I find it increasingly hard to swallow the notion that Disney Princesses are ruining today’s young girls. Suffice to say, I grew up on Disney and I’m running a company comprised of intelligent and self-assured women and men. Somehow I can’t translate that into an entertaining children’s story… Wendy… Peter Pan? I don’t know.
Contrary to trending beliefs, having childhood princess fantasies did not crush my self-confidence and it did not infect me with the idea that I needed a man to wisk me away into some kind of royal domestic bliss. I remember when a new Disney movie would come out and how all I wanted was to hold that shiny plastic VHS case in my hands so I could watch The Little Mermaid over and over and over again. But believe it or not, my thoughts on female role models and romantic relationships were almost entirely shaped by those I witnessed in real life. I remember from a pretty tender age seeing women who were in my family, or friends of our family, who felt really trapped in their marriages, unable to make independent decisions, unable to speak freely, unable to spend their own money and generally feeling pretty oppressed. Maybe they weren’t the breadwinners of the family, maybe their relationship had just degraded to this sorry state from years of neglect, there were hundreds of factors in play. For some reason, I don’t think that watching Cinderella as a child was one of them. Because I freaking loved Cinderella, and I knew exactly what kind of relationship I didn’t want with whatever man I chose to be in my life.
I have seen a lot of women choose to de-feminize their bodies and images, sometimes as an outward demonstration of their sexuality or gender orientation, and conversely, I have to say that I feel more than justified celebrating being a feminine woman. It doesn’t mean I’m a disillusioned diva who thinks that new clothes makes her a better person or that I expect Prince Charming to pay my bills (I do expect him to mop though). Embracing some stereotypically “female” interests does not mean that I was culturally forced to do so, or that embracing them makes me a dumb broad. Labels are so annoying. What do we really know about Cinderella anyways? She had a crap childhood, she wanted a better life, she looked amazing in glass heels… and for all we know, “happily ever after” means that she’s wearing the pants in that castle. Her and Prince Charming could have a mutually respectful relationship, full of healthy disputes and compromises, and I have little doubt that Prince Charming spends plenty of time in the doghouse too. Just sayin.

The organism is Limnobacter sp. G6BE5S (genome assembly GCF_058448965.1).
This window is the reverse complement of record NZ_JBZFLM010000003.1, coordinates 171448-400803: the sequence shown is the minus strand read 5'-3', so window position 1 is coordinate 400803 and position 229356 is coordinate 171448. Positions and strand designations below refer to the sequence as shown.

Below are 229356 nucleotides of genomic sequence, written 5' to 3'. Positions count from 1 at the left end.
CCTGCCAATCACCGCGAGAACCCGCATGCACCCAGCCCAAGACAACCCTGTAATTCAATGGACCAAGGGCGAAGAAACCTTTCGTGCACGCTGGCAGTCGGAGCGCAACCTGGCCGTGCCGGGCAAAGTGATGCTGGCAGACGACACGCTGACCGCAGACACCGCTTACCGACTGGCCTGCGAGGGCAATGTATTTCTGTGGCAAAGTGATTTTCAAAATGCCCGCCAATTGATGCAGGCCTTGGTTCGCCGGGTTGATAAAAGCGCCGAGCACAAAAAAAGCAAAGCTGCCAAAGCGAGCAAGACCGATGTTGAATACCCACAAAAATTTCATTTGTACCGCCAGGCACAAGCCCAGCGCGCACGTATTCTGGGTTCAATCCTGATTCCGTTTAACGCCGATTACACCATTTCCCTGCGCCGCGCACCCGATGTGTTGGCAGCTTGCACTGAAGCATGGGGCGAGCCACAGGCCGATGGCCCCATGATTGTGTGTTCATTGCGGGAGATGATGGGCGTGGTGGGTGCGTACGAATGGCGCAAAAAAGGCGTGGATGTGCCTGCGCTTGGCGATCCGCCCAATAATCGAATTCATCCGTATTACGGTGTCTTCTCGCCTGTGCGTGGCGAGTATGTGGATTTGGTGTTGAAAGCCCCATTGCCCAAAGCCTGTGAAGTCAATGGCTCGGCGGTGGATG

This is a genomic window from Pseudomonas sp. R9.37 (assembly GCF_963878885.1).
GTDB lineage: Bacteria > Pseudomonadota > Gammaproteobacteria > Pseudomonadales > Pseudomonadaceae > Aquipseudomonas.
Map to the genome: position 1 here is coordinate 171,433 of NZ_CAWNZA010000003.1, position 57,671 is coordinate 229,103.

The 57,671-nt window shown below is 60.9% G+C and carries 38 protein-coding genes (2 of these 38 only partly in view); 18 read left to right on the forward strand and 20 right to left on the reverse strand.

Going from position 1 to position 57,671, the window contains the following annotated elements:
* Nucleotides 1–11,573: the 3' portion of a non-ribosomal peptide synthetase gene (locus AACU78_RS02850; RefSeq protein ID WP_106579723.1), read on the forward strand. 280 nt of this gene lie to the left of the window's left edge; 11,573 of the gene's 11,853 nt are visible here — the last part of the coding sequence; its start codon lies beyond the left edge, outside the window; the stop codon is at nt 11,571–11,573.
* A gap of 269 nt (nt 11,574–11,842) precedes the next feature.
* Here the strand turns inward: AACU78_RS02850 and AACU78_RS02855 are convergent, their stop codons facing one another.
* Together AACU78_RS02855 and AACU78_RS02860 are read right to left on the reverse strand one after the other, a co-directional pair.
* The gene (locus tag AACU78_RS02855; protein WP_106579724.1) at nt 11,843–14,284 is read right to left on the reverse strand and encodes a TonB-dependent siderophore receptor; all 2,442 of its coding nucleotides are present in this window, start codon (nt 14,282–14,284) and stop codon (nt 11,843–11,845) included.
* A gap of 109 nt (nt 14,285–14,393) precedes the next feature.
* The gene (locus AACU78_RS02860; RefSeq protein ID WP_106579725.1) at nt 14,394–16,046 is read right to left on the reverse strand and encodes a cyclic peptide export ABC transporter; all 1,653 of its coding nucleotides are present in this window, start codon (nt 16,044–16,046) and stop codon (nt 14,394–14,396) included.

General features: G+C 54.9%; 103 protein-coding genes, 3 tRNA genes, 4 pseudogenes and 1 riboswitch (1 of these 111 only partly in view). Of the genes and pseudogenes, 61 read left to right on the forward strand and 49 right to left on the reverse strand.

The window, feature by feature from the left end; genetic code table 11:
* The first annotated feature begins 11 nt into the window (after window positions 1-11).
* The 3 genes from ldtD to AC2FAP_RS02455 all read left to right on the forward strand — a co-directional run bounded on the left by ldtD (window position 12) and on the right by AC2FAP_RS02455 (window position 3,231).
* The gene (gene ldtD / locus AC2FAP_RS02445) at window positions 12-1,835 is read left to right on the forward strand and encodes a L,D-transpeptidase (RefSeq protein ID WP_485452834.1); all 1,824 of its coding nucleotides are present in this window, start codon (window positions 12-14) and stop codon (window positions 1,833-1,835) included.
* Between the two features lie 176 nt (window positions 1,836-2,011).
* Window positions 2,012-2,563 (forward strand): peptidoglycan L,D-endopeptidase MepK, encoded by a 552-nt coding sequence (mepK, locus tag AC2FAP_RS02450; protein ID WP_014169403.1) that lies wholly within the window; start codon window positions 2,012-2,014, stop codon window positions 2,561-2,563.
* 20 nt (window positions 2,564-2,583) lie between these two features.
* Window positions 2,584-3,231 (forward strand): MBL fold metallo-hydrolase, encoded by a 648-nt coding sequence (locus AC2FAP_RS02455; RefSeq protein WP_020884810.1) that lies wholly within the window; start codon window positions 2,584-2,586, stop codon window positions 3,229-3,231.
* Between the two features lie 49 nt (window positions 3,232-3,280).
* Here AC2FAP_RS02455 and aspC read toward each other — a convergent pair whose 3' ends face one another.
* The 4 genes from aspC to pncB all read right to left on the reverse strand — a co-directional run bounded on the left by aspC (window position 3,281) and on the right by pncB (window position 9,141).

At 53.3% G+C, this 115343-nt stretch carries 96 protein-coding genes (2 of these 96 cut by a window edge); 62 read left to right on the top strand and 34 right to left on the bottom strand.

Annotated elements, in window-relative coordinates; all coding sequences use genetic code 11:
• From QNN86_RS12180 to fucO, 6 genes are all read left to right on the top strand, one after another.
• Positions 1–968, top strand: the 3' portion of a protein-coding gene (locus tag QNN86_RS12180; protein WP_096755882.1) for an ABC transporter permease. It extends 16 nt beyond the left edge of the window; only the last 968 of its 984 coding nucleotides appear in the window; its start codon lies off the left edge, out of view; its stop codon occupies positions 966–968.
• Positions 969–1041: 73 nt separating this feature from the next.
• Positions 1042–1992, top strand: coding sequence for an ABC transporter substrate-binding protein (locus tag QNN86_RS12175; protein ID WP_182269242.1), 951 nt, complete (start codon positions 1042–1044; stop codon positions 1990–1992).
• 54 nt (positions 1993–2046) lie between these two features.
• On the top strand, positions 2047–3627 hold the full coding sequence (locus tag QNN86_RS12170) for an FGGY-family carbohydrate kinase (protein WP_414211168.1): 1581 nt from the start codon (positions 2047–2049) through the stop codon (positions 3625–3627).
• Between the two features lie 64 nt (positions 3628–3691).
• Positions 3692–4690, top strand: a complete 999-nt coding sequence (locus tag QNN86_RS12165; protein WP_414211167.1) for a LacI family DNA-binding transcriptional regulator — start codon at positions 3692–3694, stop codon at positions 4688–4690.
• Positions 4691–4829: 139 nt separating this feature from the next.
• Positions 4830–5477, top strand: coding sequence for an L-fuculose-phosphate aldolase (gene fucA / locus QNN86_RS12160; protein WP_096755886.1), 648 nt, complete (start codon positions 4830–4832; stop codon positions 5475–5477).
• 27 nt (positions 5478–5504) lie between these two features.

Anyway, after witnessing my two boys terrorize the house pretending that they are both Spiderman, an experience which I would never deprive them of, I really honestly cannot see how pretending to be a princess as a child is so harmful. Will dressing my sons in pink mean they’ll turn into drag queens? I doubt it. Am I going to buck society and dress them in pink anyways? No, unless they start dressing themselves in pink, which they are more than welcome to do. I know that as long as I’m not fanatical about what they are exposed to or not, and if as a parent I offer consistent and healthy guidance, my children will ultimately make their own choices about what they want to and who they want to be. Sure, Mattel may make a few bucks off me, but hey, that’s business.
Eva doesn’t even know what a princess is, even though every morning Aedan wakes up and says, “Hello, Princess Eva” and gives her many kisses on her feet and she thinks that’s delightful. One day I’m sure she’ll wear sparkly pink dresses and (gasp) put lipstick on, and within reason, I will let her. Because I know that she’s not going to want to grow up to be Cinderella. She’s going to grow up and want to be like the strong women around her.
(And as long as Eva’s the princess, I’m the queen!)